To make the eyes I cut out paper templates until they were the right size and shape then placed them over rolled out sugarpaste and cut them to size. I set them aside ready for when I had done the lines over the cake.

Icing in straight lines

I usually have particularly steady hands but that didn’t stop me being really, really worried about doing the lines across the face. I mean once they are on they will make a really big mess if you try to remove them and start again, especially as they are black! I decided then and there that there is no point in worrying about it – you have to just do it! This has been my ethos from the start really. You have to do the lines so just get on with it already!

So, off I went, and as with most things that you are initially worried about, it wasn’t as difficult or scary as I thought it would be. The lines aren’t perfect but for a first attempt I was pretty happy.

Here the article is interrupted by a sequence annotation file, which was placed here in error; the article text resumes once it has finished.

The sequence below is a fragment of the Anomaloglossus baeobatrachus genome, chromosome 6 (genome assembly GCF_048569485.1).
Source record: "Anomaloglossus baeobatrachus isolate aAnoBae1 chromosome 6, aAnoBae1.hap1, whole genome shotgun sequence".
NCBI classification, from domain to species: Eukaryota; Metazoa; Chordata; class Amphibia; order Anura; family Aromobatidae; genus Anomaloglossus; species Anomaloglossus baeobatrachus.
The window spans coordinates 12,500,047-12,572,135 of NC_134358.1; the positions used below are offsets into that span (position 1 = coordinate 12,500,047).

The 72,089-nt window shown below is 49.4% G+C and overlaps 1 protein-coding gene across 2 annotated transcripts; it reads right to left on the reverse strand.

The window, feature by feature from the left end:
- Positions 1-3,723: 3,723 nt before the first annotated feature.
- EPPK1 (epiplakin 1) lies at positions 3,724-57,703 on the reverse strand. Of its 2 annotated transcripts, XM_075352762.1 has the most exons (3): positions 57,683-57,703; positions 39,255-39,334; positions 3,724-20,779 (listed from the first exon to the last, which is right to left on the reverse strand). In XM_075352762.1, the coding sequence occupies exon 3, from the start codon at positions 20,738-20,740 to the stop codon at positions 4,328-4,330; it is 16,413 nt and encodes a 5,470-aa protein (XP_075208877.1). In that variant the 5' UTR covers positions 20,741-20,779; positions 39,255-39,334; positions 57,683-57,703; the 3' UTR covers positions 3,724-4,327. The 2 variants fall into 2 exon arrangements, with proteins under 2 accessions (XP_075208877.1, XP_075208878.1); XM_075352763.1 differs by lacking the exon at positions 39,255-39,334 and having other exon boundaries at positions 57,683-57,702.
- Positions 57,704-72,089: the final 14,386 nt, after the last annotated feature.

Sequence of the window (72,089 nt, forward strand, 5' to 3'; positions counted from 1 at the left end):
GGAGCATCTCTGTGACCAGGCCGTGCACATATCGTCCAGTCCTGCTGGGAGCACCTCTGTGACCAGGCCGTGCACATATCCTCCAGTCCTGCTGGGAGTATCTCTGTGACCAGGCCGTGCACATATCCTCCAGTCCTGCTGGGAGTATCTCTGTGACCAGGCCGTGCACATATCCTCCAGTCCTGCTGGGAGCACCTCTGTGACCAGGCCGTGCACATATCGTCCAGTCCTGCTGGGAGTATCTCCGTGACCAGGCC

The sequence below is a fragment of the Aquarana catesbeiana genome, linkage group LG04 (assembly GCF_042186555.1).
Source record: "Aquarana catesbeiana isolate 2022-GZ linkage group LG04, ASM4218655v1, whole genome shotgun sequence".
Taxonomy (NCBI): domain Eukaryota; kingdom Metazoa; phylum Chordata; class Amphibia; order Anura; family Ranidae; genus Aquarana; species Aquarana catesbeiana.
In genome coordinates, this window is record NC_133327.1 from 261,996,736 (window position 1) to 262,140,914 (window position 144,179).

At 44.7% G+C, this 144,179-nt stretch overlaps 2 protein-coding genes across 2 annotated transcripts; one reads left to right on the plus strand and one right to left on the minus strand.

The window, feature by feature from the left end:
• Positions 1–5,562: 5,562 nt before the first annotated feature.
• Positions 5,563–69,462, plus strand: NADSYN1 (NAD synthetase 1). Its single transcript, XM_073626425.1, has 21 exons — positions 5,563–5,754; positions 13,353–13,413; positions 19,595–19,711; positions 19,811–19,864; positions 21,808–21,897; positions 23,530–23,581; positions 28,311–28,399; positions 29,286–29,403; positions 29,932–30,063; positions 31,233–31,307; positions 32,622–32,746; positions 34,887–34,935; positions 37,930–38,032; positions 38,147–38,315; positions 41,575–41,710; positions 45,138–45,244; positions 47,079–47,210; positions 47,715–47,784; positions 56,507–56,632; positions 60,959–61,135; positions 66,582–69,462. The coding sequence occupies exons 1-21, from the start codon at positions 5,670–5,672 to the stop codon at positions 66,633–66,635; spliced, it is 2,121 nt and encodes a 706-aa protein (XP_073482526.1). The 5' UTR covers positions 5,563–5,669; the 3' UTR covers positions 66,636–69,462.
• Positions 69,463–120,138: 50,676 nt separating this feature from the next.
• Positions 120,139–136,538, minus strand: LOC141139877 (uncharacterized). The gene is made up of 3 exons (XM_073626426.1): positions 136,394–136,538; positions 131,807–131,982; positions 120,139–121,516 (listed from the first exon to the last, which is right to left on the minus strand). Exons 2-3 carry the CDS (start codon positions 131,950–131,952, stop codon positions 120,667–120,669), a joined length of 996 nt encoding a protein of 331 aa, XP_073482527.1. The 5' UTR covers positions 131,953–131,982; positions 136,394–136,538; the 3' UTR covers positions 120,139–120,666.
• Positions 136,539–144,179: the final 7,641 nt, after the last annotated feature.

While the icing was still wet I positioned the eyes. All that was left to do was to ice the name, age and add the spiders webs.

The party

The next day we went along to the soft play party with 20 other children. As the kids were only 3 years old all the mums had to stay and they all loved the cake, but none as much as Ryan – which was fantastic.

So I had my first cake under my belt and I thought offering my cake services would be easier after such a positive experience, but as I would come to discover in the coming months, it wouldn’t.


Moshie Monster Birthday Cake

Cakes gone by….Moshie Monster birthday cake